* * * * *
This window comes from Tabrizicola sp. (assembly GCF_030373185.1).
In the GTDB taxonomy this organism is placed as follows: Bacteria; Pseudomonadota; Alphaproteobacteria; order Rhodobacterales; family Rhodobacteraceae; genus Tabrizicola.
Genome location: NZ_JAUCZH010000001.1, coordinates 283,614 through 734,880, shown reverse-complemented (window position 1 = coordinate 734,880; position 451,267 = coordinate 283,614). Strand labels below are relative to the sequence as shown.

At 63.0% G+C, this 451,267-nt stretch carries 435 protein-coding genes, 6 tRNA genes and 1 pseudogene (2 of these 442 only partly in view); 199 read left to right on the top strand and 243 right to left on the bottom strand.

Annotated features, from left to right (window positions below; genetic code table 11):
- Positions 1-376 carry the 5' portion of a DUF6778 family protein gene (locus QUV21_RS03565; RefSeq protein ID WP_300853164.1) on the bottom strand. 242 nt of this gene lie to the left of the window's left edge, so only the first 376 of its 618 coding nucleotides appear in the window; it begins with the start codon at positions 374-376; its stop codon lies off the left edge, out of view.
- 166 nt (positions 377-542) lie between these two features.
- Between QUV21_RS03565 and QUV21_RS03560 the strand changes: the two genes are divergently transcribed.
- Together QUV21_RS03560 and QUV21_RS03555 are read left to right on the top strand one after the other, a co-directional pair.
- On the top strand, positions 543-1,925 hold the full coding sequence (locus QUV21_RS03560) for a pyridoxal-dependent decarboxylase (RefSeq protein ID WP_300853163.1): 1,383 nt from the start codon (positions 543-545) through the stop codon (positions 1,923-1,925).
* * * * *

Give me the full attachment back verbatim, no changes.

This window comes from Tabrizicola sp. (assembly GCF_030373185.1).
In the GTDB taxonomy this organism is placed as follows: Bacteria; Pseudomonadota; Alphaproteobacteria; order Rhodobacterales; family Rhodobacteraceae; genus Tabrizicola.
Genome location: NZ_JAUCZH010000001.1, coordinates 283,614 through 734,880, shown reverse-complemented (window position 1 = coordinate 734,880; position 451,267 = coordinate 283,614). Strand labels below are relative to the sequence as shown.

At 63.0% G+C, this 451,267-nt stretch carries 435 protein-coding genes, 6 tRNA genes and 1 pseudogene (2 of these 442 only partly in view); 199 read left to right on the top strand and 243 right to left on the bottom strand.

Annotated features, from left to right (window positions below; genetic code table 11):
- Positions 1-376 carry the 5' portion of a DUF6778 family protein gene (locus QUV21_RS03565; RefSeq protein ID WP_300853164.1) on the bottom strand. 242 nt of this gene lie to the left of the window's left edge, so only the first 376 of its 618 coding nucleotides appear in the window; it begins with the start codon at positions 374-376; its stop codon lies off the left edge, out of view.
- 166 nt (positions 377-542) lie between these two features.
- Between QUV21_RS03565 and QUV21_RS03560 the strand changes: the two genes are divergently transcribed.
- Together QUV21_RS03560 and QUV21_RS03555 are read left to right on the top strand one after the other, a co-directional pair.
- On the top strand, positions 543-1,925 hold the full coding sequence (locus QUV21_RS03560) for a pyridoxal-dependent decarboxylase (RefSeq protein ID WP_300853163.1): 1,383 nt from the start codon (positions 543-545) through the stop codon (positions 1,923-1,925).